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Rhetorical Fallacy

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Rhetorical Fallacy

Have you ever engaged in an argument where the person opposite you tries to present their position through a series of statements that didn't relate to the actual discussion? Or perhaps they tried to scare you into agreeing with their stance on the subject, rather than using a logical argument? These are types of rhetorical fallacies, and they feel so frustrating because they are rooted in faulty reasoning and often deceptive intentions.

Rhetorical Fallacy Definition

The word “fallacy” comes from the Latin word “fallere”, which means “to deceive.” The word transformed in the late 15th century with Middle English to “fallacia”, which means “deception and guile.”

A fallacy is a failure in reasoning which results in an unsound argument.

Rhetorical fallacies, also called fallacies of argument, are a deceptive argument that has misleading reasoning at its foundation. You might have been the victim of someone else’s fallacious argument. Sometimes it’s hard to put your finger on what exactly is wrong with an argument like this, but you know there’s something not completely fair about it.

People use rhetorical fallacies when the facts and evidence don’t support their perspective. Sometimes people use these intentionally as argumentative strategies because they know they won’t “win” an argument otherwise. Other times, people unconsciously slip rhetorical fallacies into their argument without realizing it.

The word “argument” in a professional or academic setting does not necessarily include connotations of hostility, as it often does with personal arguments. An argument is simply the point you wish to make.

Regardless of the intent, any time you’re engaged in a discussion or argument with someone, it is important to keep an eye out for rhetorical fallacies so you are not misled.

Types of Rhetorical Fallacies

There are three basic types of rhetorical fallacies, which are based on the three major rhetorical appeals.

Ancient Greek philosopher Aristotle outlined three methods you can use to appeal to an audience when presenting an argument: ethos, pathos, and logos. Ethos represents an appeal based on the author’s credibility, pathos is an appeal based on the audience’s emotions, and logos is an appeal based on logic.

Rhetorical Fallacy, Aristotle Statue, StudySmarterAristotle outlined the basic rhetorical modes that we still use and understand today.

These three types of rhetorical fallacies are not mutually exclusive and can overlap in some instances.

Emotional Fallacies

Emotional fallacies are a type of rhetorical fallacy that unfairly appeal to or involve the audience’s emotions. In emotional fallacies, facts can be distorted or exaggerated to have a greater impact on the audience’s emotional response to the topic.

Emotional fallacies are manipulative in nature, and are often connected to a call to action. For example, think of an argument you might hear in a discussion about eating a vegetarian diet versus a diet of animal meat. You might hear someone arguing for vegetarianism by saying something like, “If every person in the world swapped one meal per week for a vegetarian one, think of the millions of innocent animal lives we could save!”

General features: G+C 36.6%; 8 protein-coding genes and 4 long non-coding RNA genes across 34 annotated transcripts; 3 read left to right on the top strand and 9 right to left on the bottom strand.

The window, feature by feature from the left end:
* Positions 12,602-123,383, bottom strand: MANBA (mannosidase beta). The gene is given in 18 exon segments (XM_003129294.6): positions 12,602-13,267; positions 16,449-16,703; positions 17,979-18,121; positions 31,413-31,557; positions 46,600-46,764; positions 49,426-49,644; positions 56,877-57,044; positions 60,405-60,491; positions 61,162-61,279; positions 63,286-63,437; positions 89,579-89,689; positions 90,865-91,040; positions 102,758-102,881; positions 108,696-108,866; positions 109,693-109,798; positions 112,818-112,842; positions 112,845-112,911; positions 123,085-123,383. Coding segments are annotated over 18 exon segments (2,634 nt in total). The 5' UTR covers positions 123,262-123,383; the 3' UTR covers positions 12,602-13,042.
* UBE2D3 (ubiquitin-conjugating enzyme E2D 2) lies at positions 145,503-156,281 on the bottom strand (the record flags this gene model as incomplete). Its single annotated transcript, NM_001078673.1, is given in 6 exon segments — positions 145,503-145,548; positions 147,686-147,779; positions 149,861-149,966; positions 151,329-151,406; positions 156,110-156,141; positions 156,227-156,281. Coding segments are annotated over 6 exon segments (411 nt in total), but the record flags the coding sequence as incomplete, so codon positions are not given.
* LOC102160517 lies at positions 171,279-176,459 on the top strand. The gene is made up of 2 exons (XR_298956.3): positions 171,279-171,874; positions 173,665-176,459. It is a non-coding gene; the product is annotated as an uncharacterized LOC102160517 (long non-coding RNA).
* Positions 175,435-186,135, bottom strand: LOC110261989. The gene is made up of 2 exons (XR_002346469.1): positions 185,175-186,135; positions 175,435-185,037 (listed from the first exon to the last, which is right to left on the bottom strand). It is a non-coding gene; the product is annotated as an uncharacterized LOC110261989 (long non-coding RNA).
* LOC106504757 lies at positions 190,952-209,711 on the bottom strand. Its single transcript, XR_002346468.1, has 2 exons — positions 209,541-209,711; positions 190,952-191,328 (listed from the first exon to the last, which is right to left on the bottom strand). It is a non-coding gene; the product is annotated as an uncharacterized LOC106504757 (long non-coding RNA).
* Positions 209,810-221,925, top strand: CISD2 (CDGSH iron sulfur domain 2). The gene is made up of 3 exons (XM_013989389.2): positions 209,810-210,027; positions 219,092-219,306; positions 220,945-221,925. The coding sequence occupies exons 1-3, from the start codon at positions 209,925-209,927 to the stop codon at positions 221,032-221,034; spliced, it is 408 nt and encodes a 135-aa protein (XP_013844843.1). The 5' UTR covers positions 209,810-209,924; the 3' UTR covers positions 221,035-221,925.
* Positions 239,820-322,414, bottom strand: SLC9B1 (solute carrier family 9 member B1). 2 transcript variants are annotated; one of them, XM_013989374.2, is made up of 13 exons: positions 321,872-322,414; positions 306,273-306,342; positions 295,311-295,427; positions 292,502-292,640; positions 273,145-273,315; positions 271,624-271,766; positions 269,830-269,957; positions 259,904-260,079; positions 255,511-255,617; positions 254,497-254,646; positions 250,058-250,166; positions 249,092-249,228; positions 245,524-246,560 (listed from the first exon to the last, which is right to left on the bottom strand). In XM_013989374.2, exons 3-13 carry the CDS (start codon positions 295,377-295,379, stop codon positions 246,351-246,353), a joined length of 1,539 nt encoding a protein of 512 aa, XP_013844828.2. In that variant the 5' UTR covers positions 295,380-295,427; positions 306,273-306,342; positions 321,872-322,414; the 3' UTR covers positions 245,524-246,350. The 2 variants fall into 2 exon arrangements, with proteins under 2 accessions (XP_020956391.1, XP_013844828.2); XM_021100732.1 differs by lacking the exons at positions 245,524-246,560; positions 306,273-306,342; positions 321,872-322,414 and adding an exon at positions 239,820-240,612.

Logical Fallacies

We tend to lump many rhetorical fallacies under the category of logical fallacies because the error in someone’s argument is typically a logical one. Because people typically build solid arguments on logic, someone who wishes to create a solid-looking argument will likely use a tactic that appears logical.

A logical fallacy is a statement that appears true until you apply the rules of logic, and then it can be disproved.

Ethical Fallacies

Ethical fallacies are when the arguer tries to convince the audience of their argument by inflating their authority and character. Someone might do this to seem more important or trustworthy. Think of cult leaders, for example; they try to coerce their followers into believing they are worthy of allegiance by overstating (or flat-out lying about) their abilities, knowledge, or insight.

What is the Most Common Rhetorical Fallacy?

There are hundreds of different types of rhetorical fallacies. While there isn’t necessarily one that is used more often than others, many rhetorical fallacies are logical fallacies. Logic is an effective way to lead someone to agreeing with you about something, and so people frequently misuse logic in their arguments.

Generally, rhetorical fallacies function in the following ways:

  1. Emphasizing the person (Ethical fallacy)

  2. Presenting part of the truth (Logical fallacy)

  3. Arousing fear (Emotional fallacy)

  4. Weakening opposing argument (Logical fallacy)

  5. Inaccurate connections (Logical fallacy)

  6. Twisting language around (Logical fallacy)

  7. Evidence and conclusion mismatch (Logical fallacy)

  8. Unstated assumptions (Logical fallacy)

Keep in mind that there may be some overlap in these instances. For example, someone may be making inaccurate connections in their argument, which is a logical fallacy, but they may be intentionally doing this with a series of highly emotional appeals.

Common Rhetorical Fallacies Examples

Below are examples of how some of the more common emotional fallacies function in discourse, as well as an example of each.